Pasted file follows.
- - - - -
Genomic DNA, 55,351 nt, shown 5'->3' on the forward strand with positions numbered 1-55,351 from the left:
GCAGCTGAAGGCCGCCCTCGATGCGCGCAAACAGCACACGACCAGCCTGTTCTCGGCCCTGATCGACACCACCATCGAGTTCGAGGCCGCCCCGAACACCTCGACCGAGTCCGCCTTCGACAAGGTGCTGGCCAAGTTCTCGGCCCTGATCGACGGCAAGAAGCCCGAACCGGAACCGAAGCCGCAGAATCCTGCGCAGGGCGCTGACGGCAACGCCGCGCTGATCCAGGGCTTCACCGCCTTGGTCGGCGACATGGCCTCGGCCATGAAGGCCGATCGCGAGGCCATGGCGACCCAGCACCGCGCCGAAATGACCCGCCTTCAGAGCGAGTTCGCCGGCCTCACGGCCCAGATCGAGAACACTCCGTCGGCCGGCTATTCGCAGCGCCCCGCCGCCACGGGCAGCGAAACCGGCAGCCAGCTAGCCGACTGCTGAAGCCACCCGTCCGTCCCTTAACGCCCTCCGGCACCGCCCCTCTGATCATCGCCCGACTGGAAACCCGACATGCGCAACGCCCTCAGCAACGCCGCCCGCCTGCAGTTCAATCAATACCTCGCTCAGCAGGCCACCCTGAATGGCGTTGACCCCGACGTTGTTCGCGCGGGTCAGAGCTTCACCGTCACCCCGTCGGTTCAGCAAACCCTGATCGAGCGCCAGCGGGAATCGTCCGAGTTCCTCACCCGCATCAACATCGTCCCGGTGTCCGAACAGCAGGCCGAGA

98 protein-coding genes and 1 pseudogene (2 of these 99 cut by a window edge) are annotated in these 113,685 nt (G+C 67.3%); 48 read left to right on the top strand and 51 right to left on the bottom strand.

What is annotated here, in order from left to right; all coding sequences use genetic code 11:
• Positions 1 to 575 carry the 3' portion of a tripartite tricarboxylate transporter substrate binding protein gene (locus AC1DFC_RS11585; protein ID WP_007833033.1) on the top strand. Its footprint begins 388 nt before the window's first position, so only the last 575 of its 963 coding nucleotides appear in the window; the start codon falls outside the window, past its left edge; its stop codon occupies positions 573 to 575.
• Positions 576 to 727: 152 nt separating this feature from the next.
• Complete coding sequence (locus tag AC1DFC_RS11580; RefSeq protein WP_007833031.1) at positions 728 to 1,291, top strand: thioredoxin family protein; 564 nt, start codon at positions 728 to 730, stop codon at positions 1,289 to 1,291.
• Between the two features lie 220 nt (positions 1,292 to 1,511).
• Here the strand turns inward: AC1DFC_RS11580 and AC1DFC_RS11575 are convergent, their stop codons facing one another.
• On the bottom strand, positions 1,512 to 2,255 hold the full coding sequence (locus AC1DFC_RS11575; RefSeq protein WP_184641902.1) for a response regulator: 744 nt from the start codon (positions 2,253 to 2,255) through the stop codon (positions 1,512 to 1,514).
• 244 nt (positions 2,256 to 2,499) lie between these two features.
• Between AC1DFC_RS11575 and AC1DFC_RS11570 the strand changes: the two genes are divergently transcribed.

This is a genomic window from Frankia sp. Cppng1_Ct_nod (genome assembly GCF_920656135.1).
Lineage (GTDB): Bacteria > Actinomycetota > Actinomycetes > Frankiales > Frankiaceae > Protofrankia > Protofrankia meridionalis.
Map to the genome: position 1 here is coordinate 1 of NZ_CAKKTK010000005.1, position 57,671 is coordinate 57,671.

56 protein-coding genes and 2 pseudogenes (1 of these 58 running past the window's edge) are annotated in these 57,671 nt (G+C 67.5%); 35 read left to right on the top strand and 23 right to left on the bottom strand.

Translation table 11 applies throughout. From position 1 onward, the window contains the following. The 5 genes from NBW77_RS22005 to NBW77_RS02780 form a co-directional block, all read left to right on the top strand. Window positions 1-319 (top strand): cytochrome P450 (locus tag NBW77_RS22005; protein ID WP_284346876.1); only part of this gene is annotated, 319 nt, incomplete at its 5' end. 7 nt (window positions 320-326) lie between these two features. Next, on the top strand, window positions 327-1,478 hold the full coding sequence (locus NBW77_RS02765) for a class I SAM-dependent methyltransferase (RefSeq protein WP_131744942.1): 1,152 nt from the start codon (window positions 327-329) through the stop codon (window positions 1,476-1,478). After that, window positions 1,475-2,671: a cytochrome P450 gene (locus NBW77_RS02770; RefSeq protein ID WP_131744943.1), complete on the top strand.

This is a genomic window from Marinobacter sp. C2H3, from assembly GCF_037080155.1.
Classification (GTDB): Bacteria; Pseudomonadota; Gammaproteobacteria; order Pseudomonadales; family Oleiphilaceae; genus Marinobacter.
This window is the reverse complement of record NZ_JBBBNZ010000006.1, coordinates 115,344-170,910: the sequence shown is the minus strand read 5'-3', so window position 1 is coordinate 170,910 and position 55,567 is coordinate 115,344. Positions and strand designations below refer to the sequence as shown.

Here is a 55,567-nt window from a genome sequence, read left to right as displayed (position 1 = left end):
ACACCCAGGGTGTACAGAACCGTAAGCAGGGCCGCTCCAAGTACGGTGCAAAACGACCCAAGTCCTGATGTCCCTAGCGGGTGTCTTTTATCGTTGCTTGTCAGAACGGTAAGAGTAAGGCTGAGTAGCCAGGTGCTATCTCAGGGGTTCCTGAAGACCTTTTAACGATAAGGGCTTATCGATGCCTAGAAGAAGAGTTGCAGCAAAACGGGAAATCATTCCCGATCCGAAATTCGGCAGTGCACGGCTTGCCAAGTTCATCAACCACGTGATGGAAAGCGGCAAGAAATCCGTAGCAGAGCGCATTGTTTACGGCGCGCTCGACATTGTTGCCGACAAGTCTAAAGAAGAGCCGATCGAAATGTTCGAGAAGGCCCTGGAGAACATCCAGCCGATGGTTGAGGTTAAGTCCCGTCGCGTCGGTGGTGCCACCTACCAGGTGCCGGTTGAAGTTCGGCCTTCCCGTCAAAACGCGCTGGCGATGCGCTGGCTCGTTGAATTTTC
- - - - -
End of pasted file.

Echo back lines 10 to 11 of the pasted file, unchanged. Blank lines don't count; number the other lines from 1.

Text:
• On the bottom strand, positions 1,512 to 2,255 hold the full coding sequence (locus AC1DFC_RS11575; RefSeq protein WP_184641902.1) for a response regulator: 744 nt from the start codon (positions 2,253 to 2,255) through the stop codon (positions 1,512 to 1,514).
• 244 nt (positions 2,256 to 2,499) lie between these two features.